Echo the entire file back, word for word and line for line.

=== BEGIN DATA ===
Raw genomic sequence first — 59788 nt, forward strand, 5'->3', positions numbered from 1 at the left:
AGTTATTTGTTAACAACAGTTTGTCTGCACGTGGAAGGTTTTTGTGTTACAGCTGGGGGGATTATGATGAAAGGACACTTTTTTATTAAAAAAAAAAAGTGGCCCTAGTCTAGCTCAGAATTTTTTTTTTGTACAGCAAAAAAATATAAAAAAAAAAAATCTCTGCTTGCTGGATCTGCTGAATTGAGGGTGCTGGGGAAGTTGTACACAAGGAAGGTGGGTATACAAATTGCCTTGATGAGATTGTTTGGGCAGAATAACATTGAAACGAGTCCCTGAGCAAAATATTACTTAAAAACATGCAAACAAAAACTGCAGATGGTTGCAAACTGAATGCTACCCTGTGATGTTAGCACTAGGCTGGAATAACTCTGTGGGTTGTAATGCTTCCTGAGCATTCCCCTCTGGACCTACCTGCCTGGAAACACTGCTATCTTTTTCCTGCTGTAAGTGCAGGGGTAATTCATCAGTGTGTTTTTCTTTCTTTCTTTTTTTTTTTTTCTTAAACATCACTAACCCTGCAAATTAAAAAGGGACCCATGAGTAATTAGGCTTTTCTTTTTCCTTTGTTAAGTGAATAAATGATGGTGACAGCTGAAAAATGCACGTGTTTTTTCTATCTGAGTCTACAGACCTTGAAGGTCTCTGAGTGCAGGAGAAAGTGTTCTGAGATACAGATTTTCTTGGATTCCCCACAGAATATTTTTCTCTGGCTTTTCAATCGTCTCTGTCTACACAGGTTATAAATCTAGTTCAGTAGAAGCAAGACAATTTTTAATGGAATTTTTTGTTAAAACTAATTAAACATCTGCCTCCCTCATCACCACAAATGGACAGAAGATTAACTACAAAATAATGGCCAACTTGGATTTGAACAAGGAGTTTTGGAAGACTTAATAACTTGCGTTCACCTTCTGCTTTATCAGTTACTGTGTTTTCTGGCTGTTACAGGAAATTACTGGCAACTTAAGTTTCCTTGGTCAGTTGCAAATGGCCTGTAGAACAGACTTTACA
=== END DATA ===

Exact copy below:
Raw genomic sequence first — 59788 nt, forward strand, 5'->3', positions numbered from 1 at the left:
AGTTATTTGTTAACAACAGTTTGTCTGCACGTGGAAGGTTTTTGTGTTACAGCTGGGGGGATTATGATGAAAGGACACTTTTTTATTAAAAAAAAAAAGTGGCCCTAGTCTAGCTCAGAATTTTTTTTTTGTACAGCAAAAAAATATAAAAAAAAAAAATCTCTGCTTGCTGGATCTGCTGAATTGAGGGTGCTGGGGAAGTTGTACACAAGGAAGGTGGGTATACAAATTGCCTTGATGAGATTGTTTGGGCAGAATAACATTGAAACGAGTCCCTGAGCAAAATATTACTTAAAAACATGCAAACAAAAACTGCAGATGGTTGCAAACTGAATGCTACCCTGTGATGTTAGCACTAGGCTGGAATAACTCTGTGGGTTGTAATGCTTCCTGAGCATTCCCCTCTGGACCTACCTGCCTGGAAACACTGCTATCTTTTTCCTGCTGTAAGTGCAGGGGTAATTCATCAGTGTGTTTTTCTTTCTTTCTTTTTTTTTTTTTCTTAAACATCACTAACCCTGCAAATTAAAAAGGGACCCATGAGTAATTAGGCTTTTCTTTTTCCTTTGTTAAGTGAATAAATGATGGTGACAGCTGAAAAATGCACGTGTTTTTTCTATCTGAGTCTACAGACCTTGAAGGTCTCTGAGTGCAGGAGAAAGTGTTCTGAGATACAGATTTTCTTGGATTCCCCACAGAATATTTTTCTCTGGCTTTTCAATCGTCTCTGTCTACACAGGTTATAAATCTAGTTCAGTAGAAGCAAGACAATTTTTAATGGAATTTTTTGTTAAAACTAATTAAACATCTGCCTCCCTCATCACCACAAATGGACAGAAGATTAACTACAAAATAATGGCCAACTTGGATTTGAACAAGGAGTTTTGGAAGACTTAATAACTTGCGTTCACCTTCTGCTTTATCAGTTACTGTGTTTTCTGGCTGTTACAGGAAATTACTGGCAACTTAAGTTTCCTTGGTCAGTTGCAAATGGCCTGTAGAACAGACTTTACA